Pickup Trucks On a Budget: I Love to Have One But It's Hard to Keep One
Why a budget pickup truck is both the best and the worst at the same time.
As a 19 year old college student on a very tight budget who is not making a lot of money, having a nice vehicle is difficult. My current vehicle is a massive Ford F250, as shown in the main picture above. How did I go from having a small V6 Mustang to this? It's a long story, but I'll try to simplify it.
In short, I sold the Mustang to buy a truck that I needed for work. I loved the car, but it wasn't practical and it wasn't big enough to fit a lawn mower inside. That's not entirely true, actually, it was big enough for the mower. However, it required partial disassembly of the mower and bungee cords to hold the opened trunk in place, as well as weed eaters and the rest of the equipment in the cabin with me....clearly a bad idea, clearly not worth it. Hence, the pickup truck.
The first truck was great at first minus the gas mileage. I thought 11 MPG in the city and 14-15 on the highway was bad, but I wouldn't have complained if I knew what the F250 would get. I did miss the Mustang, so I bought an older, junkier one to fix and sell while I had this truck. Unfortunately, all in one week, the alternator, battery, a tire, the AC compressor, orifice tube, dryer, and condenser all broke and had to be replaced (and I had to vacuum and recharge the AC). It was a bad week. More importantly, though, it was an expensive week...especially for a 19 year old truck with over 200,000 miles that was worth roughly $3,000. The truck was sold and I moved on.
I loved the next truck. It was clean, powerful, and comfortable, although something on it would break on a somewhat regular basis. But I lost a job when everything shut down this Spring, courtesy of 2020, and was already beginning to be low on cash before that happened...so it only made the problem worse. I sold the truck, paid my tuition bill for that semester, and bought the current F250 with the leftovers.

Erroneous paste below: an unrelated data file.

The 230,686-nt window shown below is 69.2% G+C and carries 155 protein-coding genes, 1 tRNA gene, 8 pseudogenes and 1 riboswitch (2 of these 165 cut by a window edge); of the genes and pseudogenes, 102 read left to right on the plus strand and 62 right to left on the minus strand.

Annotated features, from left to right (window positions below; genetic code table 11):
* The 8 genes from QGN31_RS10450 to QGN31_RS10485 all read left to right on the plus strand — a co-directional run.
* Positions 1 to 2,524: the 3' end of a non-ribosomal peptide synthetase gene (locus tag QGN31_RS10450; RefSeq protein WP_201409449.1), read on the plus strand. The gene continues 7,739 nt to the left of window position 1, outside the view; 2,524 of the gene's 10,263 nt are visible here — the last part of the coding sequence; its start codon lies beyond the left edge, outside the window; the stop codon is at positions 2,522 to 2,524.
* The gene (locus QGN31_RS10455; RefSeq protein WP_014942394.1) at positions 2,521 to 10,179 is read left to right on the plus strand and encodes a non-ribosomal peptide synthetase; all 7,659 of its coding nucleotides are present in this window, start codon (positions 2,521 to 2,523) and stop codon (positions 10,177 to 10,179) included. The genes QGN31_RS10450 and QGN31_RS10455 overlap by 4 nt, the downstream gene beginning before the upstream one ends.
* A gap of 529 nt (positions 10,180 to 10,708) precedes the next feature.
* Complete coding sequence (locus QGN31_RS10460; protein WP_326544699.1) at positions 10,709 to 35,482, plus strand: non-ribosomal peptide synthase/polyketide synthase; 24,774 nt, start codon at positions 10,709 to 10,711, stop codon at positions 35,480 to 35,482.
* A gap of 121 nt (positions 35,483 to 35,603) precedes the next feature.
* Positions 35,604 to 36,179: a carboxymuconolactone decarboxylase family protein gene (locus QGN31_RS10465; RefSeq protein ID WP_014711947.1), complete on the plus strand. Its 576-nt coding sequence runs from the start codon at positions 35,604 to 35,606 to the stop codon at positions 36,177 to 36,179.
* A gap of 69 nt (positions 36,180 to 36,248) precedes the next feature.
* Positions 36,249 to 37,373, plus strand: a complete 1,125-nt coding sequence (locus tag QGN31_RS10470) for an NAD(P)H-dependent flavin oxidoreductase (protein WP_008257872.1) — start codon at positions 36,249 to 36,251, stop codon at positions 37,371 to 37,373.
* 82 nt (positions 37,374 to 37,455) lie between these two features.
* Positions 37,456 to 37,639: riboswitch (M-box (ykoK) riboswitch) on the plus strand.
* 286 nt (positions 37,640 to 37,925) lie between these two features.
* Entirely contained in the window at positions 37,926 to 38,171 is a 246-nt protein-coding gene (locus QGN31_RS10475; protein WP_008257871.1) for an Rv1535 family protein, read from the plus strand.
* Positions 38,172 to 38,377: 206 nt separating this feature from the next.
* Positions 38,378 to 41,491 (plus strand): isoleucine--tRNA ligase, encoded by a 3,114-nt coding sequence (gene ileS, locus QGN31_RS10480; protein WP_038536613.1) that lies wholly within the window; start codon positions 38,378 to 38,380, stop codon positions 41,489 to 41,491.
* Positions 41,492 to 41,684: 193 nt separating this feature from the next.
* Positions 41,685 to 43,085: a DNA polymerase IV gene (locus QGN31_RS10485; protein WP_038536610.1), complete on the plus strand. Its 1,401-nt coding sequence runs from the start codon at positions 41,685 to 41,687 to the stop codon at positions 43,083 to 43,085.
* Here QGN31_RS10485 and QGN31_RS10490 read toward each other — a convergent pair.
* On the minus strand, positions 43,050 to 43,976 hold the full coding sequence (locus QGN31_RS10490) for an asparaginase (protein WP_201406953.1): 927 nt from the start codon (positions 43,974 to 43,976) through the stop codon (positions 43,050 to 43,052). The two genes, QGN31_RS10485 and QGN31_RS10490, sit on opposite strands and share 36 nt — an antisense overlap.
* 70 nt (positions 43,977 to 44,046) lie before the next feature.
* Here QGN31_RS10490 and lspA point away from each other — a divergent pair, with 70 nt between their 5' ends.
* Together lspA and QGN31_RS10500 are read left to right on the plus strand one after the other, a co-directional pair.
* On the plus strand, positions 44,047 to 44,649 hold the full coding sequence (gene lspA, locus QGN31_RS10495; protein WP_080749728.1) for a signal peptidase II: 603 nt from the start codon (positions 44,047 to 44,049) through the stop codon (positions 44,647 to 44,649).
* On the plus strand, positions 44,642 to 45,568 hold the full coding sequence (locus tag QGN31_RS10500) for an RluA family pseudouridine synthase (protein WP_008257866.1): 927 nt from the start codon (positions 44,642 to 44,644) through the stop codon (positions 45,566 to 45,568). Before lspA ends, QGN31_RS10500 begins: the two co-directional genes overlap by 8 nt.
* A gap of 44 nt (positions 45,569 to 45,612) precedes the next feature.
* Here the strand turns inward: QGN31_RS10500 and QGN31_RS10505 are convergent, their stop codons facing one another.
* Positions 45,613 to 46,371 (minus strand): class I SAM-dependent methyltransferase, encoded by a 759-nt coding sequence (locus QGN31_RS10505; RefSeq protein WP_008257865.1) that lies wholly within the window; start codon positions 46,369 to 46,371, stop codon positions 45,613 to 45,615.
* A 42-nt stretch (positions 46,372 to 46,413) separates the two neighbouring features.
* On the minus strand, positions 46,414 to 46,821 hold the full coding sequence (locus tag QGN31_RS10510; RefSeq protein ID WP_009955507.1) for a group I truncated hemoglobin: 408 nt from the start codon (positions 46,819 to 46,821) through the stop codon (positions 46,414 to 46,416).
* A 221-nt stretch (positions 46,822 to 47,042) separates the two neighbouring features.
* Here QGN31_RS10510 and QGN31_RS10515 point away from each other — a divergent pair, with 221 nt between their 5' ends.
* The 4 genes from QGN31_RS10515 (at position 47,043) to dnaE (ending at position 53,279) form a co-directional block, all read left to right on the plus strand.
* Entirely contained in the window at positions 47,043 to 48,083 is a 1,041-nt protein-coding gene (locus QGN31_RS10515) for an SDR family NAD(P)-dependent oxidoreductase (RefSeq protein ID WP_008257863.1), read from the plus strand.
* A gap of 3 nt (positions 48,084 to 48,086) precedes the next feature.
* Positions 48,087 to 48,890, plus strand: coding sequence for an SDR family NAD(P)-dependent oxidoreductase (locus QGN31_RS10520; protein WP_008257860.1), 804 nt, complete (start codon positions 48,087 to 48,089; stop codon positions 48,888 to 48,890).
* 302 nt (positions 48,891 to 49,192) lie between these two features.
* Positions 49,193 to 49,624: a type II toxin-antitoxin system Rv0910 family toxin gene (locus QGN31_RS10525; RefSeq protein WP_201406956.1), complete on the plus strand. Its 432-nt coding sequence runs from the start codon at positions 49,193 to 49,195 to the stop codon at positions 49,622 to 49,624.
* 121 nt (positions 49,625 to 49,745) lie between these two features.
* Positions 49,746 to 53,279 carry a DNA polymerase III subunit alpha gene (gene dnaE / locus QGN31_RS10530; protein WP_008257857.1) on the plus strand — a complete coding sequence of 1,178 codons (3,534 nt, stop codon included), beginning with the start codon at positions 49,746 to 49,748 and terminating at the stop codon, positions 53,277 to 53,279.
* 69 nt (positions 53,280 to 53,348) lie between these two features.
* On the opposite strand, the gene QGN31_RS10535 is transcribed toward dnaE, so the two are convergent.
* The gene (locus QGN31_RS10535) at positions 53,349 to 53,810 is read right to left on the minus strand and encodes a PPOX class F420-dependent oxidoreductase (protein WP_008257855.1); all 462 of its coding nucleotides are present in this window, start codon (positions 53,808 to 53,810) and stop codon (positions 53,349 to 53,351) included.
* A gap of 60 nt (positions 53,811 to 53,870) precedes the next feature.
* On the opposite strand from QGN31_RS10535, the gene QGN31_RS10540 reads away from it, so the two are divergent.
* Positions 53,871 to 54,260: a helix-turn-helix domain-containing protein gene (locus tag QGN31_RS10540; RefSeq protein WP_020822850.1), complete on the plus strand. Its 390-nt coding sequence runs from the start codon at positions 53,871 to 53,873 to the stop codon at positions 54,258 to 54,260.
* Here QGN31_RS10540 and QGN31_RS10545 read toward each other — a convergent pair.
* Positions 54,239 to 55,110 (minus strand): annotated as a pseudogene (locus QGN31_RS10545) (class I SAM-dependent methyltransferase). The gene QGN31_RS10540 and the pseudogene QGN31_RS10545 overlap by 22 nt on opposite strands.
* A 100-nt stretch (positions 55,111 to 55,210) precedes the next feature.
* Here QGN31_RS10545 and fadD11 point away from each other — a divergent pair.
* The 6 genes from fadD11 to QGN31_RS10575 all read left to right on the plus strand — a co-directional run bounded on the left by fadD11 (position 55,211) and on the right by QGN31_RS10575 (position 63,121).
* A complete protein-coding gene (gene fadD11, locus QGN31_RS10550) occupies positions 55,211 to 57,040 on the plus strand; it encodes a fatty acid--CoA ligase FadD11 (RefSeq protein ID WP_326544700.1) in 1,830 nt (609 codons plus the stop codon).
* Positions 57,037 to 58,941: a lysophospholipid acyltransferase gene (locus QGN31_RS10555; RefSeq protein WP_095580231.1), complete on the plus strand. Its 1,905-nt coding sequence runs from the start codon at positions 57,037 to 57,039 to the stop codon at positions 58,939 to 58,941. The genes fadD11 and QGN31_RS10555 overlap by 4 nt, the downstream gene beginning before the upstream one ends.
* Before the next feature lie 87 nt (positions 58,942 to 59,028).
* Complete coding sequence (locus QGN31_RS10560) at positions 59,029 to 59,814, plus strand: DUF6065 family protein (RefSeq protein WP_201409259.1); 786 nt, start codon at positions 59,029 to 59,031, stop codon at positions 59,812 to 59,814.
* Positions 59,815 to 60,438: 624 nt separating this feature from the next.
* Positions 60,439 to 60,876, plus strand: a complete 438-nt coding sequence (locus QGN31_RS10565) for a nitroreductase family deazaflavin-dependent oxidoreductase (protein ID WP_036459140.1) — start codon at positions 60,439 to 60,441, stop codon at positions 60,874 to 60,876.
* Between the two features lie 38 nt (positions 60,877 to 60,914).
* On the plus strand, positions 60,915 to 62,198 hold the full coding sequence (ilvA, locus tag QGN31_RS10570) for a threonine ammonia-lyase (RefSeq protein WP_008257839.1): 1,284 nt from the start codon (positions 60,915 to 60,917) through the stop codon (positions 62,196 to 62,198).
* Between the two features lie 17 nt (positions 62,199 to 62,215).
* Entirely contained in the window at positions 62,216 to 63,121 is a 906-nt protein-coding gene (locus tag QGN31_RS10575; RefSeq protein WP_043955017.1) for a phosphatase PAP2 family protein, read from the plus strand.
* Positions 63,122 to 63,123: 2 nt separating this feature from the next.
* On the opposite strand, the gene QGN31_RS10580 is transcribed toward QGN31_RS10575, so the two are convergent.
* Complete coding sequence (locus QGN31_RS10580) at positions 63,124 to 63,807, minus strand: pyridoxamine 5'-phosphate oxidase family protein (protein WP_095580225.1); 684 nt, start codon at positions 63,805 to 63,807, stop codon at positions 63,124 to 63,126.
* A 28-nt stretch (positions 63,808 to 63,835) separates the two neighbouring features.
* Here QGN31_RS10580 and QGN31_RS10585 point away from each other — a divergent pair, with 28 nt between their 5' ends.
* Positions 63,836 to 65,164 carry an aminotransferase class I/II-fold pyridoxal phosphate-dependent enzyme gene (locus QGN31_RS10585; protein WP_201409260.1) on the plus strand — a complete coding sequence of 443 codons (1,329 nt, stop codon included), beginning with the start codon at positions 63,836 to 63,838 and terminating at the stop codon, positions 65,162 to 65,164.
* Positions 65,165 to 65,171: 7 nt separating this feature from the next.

The F250 is great (sometimes). It has tons of space on the inside, it has power leather seats, it has a V10, and it has not had any problems as of right now. Yes, I know, 5 months really isn't a long time to go between something breaking, but this actually might be a new record for me and pickup trucks. Since the truck is 21 years old, it doesn't look great. There is hardly any body damage, but the paint is awful. Peeling clear coat, scratches, and scrapes cover the entire body. In my opinion, the paint condition is the least of concerns on a 21 year old work truck that used to be a farm truck. It runs great and the inside is nice, so I am content. The F250 does have one serious flaw, which makes it a disaster for in-town/city driving on a budget. This probably will not surprise anybody, but it gets a whopping 8 MPG, 8.5 on a very good day. During highway driving, I can get 9.5 MPG...assuming that I keep it under 70 MPH and there are no hills to go up. Otherwise, it's back down to 8 MPG. To most people, a 25 gallon gas tank would seem big, but that means I get about 215 miles per tank of gas, which is terrible. I have to buy gas a lot.
You definitely couldn't (shouldn't) do that with a Mustang (or even a Ranger). I think that box was longer than the Mustang was.